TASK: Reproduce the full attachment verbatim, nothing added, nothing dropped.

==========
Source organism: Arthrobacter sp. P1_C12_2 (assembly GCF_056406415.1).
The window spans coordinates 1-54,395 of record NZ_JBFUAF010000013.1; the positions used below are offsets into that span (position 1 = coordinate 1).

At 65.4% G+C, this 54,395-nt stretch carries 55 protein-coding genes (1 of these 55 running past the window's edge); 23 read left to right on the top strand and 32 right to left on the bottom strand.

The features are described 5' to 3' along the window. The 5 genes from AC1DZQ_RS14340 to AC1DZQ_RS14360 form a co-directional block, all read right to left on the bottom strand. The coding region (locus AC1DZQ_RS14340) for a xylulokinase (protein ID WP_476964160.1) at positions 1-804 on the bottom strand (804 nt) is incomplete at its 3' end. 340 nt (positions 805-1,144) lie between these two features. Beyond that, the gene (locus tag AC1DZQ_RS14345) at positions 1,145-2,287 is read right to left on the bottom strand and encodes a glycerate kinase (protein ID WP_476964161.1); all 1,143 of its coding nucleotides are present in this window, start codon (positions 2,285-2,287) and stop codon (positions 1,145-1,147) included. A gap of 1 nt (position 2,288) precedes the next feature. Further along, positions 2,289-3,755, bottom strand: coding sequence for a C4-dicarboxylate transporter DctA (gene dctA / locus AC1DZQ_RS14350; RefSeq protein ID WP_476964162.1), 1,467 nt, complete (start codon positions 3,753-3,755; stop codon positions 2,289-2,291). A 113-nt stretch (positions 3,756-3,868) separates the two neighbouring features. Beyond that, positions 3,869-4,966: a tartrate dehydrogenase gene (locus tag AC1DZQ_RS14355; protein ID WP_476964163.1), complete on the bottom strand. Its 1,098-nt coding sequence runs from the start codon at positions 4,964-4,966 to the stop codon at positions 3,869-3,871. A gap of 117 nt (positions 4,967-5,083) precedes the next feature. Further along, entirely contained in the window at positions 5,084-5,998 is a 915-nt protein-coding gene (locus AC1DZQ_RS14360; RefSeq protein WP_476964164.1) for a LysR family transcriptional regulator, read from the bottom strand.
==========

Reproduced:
Source organism: Arthrobacter sp. P1_C12_2 (assembly GCF_056406415.1).
The window spans coordinates 1-54,395 of record NZ_JBFUAF010000013.1; the positions used below are offsets into that span (position 1 = coordinate 1).

At 65.4% G+C, this 54,395-nt stretch carries 55 protein-coding genes (1 of these 55 running past the window's edge); 23 read left to right on the top strand and 32 right to left on the bottom strand.

The features are described 5' to 3' along the window. The 5 genes from AC1DZQ_RS14340 to AC1DZQ_RS14360 form a co-directional block, all read right to left on the bottom strand. The coding region (locus AC1DZQ_RS14340) for a xylulokinase (protein ID WP_476964160.1) at positions 1-804 on the bottom strand (804 nt) is incomplete at its 3' end. 340 nt (positions 805-1,144) lie between these two features. Beyond that, the gene (locus tag AC1DZQ_RS14345) at positions 1,145-2,287 is read right to left on the bottom strand and encodes a glycerate kinase (protein ID WP_476964161.1); all 1,143 of its coding nucleotides are present in this window, start codon (positions 2,285-2,287) and stop codon (positions 1,145-1,147) included. A gap of 1 nt (position 2,288) precedes the next feature. Further along, positions 2,289-3,755, bottom strand: coding sequence for a C4-dicarboxylate transporter DctA (gene dctA / locus AC1DZQ_RS14350; RefSeq protein ID WP_476964162.1), 1,467 nt, complete (start codon positions 3,753-3,755; stop codon positions 2,289-2,291). A 113-nt stretch (positions 3,756-3,868) separates the two neighbouring features. Beyond that, positions 3,869-4,966: a tartrate dehydrogenase gene (locus tag AC1DZQ_RS14355; protein ID WP_476964163.1), complete on the bottom strand. Its 1,098-nt coding sequence runs from the start codon at positions 4,964-4,966 to the stop codon at positions 3,869-3,871. A gap of 117 nt (positions 4,967-5,083) precedes the next feature. Further along, entirely contained in the window at positions 5,084-5,998 is a 915-nt protein-coding gene (locus AC1DZQ_RS14360; RefSeq protein WP_476964164.1) for a LysR family transcriptional regulator, read from the bottom strand.